THE Eye of York isn’t exactly looking its best on a foggy January morning. But then, even on a glorious summer’s day without a cloud in the sky, it rarely looks its best.
The circle of green grass with a single, solitary tree plonked in the middle is pleasant enough. But it’s hardly inspiring: and the ring of tarmac surrounding it acts as a barrier, making it seem off limits. You rarely see families enjoying a picnic here, or sunbathers stretched out on a tartan rug. “In fact, the only people who use it are those,” says Tracey Carter, indicating a trio of Canada geese cropping the grass.
Making this into a space that people actually want to use is just one small part of the city council’s overall vision for a huge area of the city centre that takes in the Eye of York, Clifford’s Tower, Piccadilly, Tower Gardens, St George’s Field and the Foss basin.
The council has dubbed this quarter the ‘Castle Gateway’. And it has big plans.
As revealed in The Press last week, these include getting rid of the Castle car park in the shadow of Clifford’s Tower to create a public square next to a new development of restaurants or shops with flats above them; creating a new riverside footpath together with a pedestrian and cycle bridge over the Foss; and seeing large chunks of Piccadilly itself regenerated.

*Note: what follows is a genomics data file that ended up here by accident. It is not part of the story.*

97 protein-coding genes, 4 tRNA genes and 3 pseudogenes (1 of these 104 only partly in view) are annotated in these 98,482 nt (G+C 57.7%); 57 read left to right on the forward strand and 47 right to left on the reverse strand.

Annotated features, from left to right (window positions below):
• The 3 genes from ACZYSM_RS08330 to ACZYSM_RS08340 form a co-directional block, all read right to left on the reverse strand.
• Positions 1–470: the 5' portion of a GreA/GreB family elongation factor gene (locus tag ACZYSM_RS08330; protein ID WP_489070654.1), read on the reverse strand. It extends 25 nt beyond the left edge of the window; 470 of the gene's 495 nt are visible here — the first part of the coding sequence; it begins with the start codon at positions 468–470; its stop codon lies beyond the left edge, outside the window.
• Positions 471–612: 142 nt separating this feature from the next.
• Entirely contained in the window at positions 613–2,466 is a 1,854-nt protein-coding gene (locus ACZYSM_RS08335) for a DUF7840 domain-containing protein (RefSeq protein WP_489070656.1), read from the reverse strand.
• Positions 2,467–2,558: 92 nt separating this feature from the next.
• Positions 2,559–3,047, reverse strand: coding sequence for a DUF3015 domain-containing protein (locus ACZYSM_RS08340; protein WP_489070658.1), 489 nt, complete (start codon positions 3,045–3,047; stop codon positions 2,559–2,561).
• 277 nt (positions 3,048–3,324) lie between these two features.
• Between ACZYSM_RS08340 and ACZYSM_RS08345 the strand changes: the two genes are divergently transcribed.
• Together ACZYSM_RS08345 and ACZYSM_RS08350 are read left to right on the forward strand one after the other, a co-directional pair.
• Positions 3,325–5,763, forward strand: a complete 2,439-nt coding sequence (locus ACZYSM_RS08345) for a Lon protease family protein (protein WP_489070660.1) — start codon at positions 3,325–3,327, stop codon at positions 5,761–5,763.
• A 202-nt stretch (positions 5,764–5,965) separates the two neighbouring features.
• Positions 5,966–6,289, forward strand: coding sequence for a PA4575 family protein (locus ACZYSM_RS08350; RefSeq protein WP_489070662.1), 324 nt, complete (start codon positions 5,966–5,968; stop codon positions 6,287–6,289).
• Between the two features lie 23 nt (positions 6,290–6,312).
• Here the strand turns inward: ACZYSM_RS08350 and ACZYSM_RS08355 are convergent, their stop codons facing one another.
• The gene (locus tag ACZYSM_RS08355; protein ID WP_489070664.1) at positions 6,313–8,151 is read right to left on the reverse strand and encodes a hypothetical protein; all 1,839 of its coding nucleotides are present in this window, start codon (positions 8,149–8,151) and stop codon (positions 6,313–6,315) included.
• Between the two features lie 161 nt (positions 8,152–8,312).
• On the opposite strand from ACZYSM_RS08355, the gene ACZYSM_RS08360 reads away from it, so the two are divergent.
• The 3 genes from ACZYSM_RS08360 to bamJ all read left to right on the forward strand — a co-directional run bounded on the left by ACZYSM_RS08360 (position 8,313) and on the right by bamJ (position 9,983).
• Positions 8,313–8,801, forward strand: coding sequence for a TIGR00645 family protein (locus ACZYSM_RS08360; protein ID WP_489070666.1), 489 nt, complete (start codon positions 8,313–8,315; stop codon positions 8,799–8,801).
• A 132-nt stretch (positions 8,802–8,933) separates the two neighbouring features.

But the proposals, which are outlined in a report to the city council’s executive which meets this evening go further than that.
They take in the regeneration of Tower Gardens, the possible development of the St George’s Field car park, and the regeneration of the Foss basin. The report to executive talks of setting aside £100,000 from the 2017/18 budget to work up a full masterplan for an area that stretches from the Blue Bridge (where the Foss joins the Ouse) in the south to Pavement and Coppergate in the north.
But what might the masterplan propose? The Press joined Mrs Carter, the council’s assistant director for regeneration, and Andy Kerr, the authority’s commercial project manager, on a walking tour of the area to find out...
Eye of York
Eye of York: pleasant enough, but it could be so much better, says council